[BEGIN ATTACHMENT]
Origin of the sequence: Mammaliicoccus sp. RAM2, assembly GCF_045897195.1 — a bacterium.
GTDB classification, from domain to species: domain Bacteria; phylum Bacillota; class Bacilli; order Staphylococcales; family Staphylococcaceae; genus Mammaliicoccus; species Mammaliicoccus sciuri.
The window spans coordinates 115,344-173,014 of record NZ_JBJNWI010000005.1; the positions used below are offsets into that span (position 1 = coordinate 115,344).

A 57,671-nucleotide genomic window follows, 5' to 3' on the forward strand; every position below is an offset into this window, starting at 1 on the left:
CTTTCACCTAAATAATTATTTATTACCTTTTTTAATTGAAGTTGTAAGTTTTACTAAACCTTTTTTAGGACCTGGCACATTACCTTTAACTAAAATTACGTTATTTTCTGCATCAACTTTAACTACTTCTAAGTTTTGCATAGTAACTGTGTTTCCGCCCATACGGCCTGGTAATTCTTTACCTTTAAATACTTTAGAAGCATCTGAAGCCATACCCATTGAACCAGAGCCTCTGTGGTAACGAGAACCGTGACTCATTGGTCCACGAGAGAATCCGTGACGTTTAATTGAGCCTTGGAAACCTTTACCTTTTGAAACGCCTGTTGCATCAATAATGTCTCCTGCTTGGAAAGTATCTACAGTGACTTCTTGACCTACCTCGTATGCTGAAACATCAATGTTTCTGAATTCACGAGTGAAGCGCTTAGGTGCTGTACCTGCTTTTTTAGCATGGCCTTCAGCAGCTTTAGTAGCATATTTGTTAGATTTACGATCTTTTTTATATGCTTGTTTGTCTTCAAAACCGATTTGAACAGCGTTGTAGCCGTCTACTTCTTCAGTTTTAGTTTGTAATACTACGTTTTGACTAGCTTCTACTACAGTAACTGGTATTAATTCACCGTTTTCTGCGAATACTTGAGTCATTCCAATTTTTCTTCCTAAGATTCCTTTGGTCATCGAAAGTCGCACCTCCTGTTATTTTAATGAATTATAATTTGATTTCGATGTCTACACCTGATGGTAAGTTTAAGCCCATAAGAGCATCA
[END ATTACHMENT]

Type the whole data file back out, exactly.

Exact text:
Origin of the sequence: Mammaliicoccus sp. RAM2, assembly GCF_045897195.1 — a bacterium.
GTDB classification, from domain to species: domain Bacteria; phylum Bacillota; class Bacilli; order Staphylococcales; family Staphylococcaceae; genus Mammaliicoccus; species Mammaliicoccus sciuri.
The window spans coordinates 115,344-173,014 of record NZ_JBJNWI010000005.1; the positions used below are offsets into that span (position 1 = coordinate 115,344).

A 57,671-nucleotide genomic window follows, 5' to 3' on the forward strand; every position below is an offset into this window, starting at 1 on the left:
CTTTCACCTAAATAATTATTTATTACCTTTTTTAATTGAAGTTGTAAGTTTTACTAAACCTTTTTTAGGACCTGGCACATTACCTTTAACTAAAATTACGTTATTTTCTGCATCAACTTTAACTACTTCTAAGTTTTGCATAGTAACTGTGTTTCCGCCCATACGGCCTGGTAATTCTTTACCTTTAAATACTTTAGAAGCATCTGAAGCCATACCCATTGAACCAGAGCCTCTGTGGTAACGAGAACCGTGACTCATTGGTCCACGAGAGAATCCGTGACGTTTAATTGAGCCTTGGAAACCTTTACCTTTTGAAACGCCTGTTGCATCAATAATGTCTCCTGCTTGGAAAGTATCTACAGTGACTTCTTGACCTACCTCGTATGCTGAAACATCAATGTTTCTGAATTCACGAGTGAAGCGCTTAGGTGCTGTACCTGCTTTTTTAGCATGGCCTTCAGCAGCTTTAGTAGCATATTTGTTAGATTTACGATCTTTTTTATATGCTTGTTTGTCTTCAAAACCGATTTGAACAGCGTTGTAGCCGTCTACTTCTTCAGTTTTAGTTTGTAATACTACGTTTTGACTAGCTTCTACTACAGTAACTGGTATTAATTCACCGTTTTCTGCGAATACTTGAGTCATTCCAATTTTTCTTCCTAAGATTCCTTTGGTCATCGAAAGTCGCACCTCCTGTTATTTTAATGAATTATAATTTGATTTCGATGTCTACACCTGATGGTAAGTTTAAGCCCATAAGAGCATCA